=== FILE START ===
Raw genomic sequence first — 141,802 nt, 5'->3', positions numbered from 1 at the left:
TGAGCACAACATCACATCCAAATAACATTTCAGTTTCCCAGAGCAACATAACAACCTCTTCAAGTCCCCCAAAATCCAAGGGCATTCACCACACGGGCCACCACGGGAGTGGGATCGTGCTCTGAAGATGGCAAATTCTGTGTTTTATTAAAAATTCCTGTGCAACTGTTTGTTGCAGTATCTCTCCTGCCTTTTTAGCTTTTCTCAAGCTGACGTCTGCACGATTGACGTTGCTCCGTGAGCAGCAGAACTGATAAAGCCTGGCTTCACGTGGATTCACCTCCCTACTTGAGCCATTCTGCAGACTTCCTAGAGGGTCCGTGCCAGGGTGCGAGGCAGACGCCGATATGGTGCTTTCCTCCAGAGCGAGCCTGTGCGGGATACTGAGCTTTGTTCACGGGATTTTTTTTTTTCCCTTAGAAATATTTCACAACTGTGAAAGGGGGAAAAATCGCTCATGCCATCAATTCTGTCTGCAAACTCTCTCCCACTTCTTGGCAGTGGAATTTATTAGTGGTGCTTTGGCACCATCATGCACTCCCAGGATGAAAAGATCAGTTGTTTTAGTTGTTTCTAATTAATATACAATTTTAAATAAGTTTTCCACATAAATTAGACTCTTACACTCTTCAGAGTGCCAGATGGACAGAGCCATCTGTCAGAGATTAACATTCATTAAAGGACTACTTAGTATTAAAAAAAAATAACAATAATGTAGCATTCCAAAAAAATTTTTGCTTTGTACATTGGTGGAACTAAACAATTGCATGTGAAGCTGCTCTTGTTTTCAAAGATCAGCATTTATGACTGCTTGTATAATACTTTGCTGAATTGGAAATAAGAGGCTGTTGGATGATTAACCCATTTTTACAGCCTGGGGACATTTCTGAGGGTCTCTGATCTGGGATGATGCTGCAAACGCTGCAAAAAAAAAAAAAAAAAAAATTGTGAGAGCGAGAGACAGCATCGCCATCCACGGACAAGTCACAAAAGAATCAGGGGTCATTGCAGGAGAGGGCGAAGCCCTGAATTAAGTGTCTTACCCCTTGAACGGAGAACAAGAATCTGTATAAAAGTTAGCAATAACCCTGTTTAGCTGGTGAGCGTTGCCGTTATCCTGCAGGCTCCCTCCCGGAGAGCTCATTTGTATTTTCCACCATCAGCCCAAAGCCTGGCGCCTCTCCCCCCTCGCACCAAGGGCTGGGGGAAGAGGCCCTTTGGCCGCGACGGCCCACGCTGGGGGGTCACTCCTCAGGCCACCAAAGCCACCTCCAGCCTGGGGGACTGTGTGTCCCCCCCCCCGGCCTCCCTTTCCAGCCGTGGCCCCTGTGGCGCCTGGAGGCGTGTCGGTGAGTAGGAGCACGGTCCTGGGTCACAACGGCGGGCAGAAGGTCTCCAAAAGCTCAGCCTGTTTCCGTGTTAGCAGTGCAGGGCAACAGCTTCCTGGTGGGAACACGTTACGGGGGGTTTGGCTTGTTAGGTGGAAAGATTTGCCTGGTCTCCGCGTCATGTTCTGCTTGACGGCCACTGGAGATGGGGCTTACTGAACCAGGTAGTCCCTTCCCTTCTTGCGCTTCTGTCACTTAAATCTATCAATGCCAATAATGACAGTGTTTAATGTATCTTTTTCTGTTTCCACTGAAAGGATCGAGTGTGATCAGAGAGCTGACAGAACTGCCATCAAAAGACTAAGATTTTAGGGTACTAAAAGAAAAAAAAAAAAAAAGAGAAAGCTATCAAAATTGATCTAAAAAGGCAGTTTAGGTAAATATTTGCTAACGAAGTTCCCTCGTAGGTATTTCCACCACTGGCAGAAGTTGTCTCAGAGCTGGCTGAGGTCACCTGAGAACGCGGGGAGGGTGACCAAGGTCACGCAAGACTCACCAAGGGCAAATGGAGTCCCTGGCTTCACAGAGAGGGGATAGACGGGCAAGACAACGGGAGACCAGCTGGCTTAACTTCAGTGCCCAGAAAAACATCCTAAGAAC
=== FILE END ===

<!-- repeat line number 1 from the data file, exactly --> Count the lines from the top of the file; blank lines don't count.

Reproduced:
Raw genomic sequence first — 141,802 nt, 5'->3', positions numbered from 1 at the left: